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Using Canines for Malaria Detection
By admin November 8, 2018

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Dogs’ extremely sensitive sense of smell allows them to detect bombs, drugs, and other contraband that passes through airports in luggage or pockets but is it possible for them to sniff out malaria and could it be useful?

At the annual meeting at the American Society of Tropical Medicine and Hygiene (ASTMH) last month, researchers presented a small pilot study that has shown that dogs can accurately identify socks worn overnight by children infected with malaria parasites even in the mildest of cases.

The power of canine noses is not surprising. Dogs have been able to detect various types of cancers in blood and breath samples and are dogs now used to warn owners with diabetes when their blood sugar drops to dangerous lows or when owners with epilepsy are on the verge of a seizure.

While dogs have proven effective in diagnosing malaria in patients this does not mean they will replace laboratories as inexpensive rapid tests for malaria have been available for decades. However, even with rapid testing millions of people are continuously infected by malaria each year. Even if a country has effectively eliminated malaria but shares a border with others that have not they are vulnerable to an epidemic. When a region that is close to eliminating malaria, dogs can become useful in sweeping through villages and identifying silent carriers- those who are not ill but have parasites in their blood that mosquitoes can easily pass on to others.

A dog’s nose is 10,000 to 100,000 times more sensitive than a human’s and it is known to detect malaria parasites because of the volatile aldehydes they produce, which are also found in perfumes. Malaria parasites have evolved to emit odoriferous chemicals to attract mosquitoes to help them carry on to new hosts. Unfortunately, it is more like a tune of many notes that dogs can pick up, rather than a single chemical. Most dog breeds have noses fit for the task, however hunting dogs, such as pointers and spaniels, have proven to be best.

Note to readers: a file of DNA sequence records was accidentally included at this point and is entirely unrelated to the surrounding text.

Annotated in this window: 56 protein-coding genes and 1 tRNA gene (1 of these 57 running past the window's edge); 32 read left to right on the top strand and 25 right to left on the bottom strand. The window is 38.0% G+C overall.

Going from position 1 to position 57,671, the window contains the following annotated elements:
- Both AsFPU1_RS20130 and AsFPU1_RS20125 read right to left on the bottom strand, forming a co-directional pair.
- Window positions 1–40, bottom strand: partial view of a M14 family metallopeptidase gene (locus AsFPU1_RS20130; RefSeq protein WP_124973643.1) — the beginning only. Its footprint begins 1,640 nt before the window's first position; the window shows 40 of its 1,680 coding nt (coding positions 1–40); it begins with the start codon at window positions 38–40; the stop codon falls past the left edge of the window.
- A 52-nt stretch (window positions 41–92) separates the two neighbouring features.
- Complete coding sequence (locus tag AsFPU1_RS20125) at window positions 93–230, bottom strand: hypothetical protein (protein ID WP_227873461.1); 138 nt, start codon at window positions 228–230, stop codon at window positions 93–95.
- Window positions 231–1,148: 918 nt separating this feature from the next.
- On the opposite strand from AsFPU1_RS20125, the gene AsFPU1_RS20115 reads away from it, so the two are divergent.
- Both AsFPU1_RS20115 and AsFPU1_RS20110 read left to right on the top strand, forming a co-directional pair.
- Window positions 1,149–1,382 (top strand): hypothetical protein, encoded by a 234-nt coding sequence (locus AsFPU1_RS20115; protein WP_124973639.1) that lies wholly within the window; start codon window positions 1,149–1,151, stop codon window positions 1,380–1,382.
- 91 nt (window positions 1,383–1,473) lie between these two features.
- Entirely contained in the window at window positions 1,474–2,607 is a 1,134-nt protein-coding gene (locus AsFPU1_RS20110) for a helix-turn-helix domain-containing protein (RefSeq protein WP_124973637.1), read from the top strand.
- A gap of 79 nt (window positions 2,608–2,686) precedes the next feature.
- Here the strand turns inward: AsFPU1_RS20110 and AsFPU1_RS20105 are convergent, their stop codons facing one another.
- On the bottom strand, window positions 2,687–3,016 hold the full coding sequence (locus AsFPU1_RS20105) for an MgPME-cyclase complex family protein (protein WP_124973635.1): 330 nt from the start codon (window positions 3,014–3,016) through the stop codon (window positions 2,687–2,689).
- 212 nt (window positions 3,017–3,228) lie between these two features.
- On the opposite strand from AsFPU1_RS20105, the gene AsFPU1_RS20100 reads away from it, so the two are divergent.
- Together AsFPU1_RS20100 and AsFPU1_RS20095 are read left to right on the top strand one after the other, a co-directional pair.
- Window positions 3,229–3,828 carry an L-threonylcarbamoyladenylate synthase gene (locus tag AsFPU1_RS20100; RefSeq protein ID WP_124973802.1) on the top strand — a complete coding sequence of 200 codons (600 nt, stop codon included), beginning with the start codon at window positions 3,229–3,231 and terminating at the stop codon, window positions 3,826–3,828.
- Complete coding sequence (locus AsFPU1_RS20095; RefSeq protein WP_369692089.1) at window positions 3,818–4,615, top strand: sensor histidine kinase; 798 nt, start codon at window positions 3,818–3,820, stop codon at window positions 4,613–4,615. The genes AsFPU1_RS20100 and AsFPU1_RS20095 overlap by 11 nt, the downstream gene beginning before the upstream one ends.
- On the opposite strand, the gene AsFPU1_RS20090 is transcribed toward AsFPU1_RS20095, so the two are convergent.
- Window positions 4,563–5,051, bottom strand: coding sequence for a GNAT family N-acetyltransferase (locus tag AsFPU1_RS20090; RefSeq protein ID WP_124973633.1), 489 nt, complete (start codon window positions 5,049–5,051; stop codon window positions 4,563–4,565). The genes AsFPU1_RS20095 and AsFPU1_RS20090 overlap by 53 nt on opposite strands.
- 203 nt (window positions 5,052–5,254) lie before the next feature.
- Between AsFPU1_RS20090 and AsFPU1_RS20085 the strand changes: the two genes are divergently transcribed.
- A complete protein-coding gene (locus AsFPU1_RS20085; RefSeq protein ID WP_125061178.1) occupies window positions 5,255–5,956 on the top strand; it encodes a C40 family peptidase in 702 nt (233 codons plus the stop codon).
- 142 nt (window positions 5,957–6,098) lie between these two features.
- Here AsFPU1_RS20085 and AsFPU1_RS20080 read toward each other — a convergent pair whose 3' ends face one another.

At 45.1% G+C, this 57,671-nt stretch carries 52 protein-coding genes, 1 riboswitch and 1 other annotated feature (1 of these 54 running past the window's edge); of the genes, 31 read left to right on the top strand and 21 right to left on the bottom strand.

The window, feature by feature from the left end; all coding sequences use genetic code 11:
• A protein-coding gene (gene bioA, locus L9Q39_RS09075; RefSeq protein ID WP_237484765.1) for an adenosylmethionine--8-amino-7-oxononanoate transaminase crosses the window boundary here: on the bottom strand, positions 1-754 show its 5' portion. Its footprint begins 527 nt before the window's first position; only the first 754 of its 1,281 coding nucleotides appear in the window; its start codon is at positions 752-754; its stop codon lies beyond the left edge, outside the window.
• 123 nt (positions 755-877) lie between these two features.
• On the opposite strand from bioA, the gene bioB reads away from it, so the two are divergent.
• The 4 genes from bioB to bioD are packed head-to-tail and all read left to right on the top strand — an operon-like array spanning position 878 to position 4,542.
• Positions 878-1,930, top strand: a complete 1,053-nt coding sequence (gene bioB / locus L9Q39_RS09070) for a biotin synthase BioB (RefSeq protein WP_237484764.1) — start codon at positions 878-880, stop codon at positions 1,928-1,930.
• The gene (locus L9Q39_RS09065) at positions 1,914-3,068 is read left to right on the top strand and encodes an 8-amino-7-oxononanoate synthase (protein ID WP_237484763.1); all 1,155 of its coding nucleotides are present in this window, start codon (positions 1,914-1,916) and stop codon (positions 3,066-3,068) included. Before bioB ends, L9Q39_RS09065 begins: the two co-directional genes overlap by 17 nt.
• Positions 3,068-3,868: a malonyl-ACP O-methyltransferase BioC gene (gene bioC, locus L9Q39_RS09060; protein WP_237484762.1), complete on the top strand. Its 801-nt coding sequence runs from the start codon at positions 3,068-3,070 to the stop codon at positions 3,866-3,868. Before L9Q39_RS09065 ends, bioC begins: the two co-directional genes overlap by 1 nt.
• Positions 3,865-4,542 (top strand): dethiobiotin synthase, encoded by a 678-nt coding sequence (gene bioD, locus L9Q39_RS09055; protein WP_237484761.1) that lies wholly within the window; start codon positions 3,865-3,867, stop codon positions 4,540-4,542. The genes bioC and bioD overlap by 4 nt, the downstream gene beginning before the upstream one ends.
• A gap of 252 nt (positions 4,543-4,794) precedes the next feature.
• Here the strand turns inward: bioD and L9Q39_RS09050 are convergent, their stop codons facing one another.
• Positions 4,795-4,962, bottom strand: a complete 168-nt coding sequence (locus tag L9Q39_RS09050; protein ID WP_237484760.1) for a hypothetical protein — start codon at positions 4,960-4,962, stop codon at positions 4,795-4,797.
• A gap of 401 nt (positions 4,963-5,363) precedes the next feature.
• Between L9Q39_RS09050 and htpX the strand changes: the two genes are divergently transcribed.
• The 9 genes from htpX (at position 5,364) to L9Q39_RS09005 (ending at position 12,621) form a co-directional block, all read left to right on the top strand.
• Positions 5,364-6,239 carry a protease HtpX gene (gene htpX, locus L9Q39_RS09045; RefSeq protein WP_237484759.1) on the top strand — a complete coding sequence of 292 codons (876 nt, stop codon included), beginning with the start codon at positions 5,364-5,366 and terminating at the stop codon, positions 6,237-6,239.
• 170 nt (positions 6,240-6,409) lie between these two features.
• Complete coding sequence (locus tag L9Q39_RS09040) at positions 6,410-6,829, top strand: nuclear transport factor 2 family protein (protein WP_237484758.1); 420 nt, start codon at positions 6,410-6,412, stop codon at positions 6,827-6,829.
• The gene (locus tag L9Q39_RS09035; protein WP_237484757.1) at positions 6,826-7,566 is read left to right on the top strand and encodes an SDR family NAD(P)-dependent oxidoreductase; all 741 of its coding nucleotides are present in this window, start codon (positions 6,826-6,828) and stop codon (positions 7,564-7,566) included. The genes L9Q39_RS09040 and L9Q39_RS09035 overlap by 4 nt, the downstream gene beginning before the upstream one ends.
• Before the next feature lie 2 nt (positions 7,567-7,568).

The study itself was conducted in Gambia, where several hundred school children were recruited to join the trial. Researchers stated that the accuracy of the dogs was impressive and they were identifying malaria infected children with lower levels of parasites than required to meet clinical standards for rapid diagnostic tests set by the World Health Organization (WHO). However, in the future this work needs to be expanded with more samples tested from different parts of Africa. With this innovative approach, researchers suggest tools to tackle malaria can come in all different shapes and sizes, and a snout has proven itself to be the most surprising contender.

For Further Reading:

New study reports dogs successfully diagnosed malaria by sniffing socks worn by African children

Dogs with super-sniffers could detect malaria in people, researchers say

 

 

 

 

 


Thanks for sharing !


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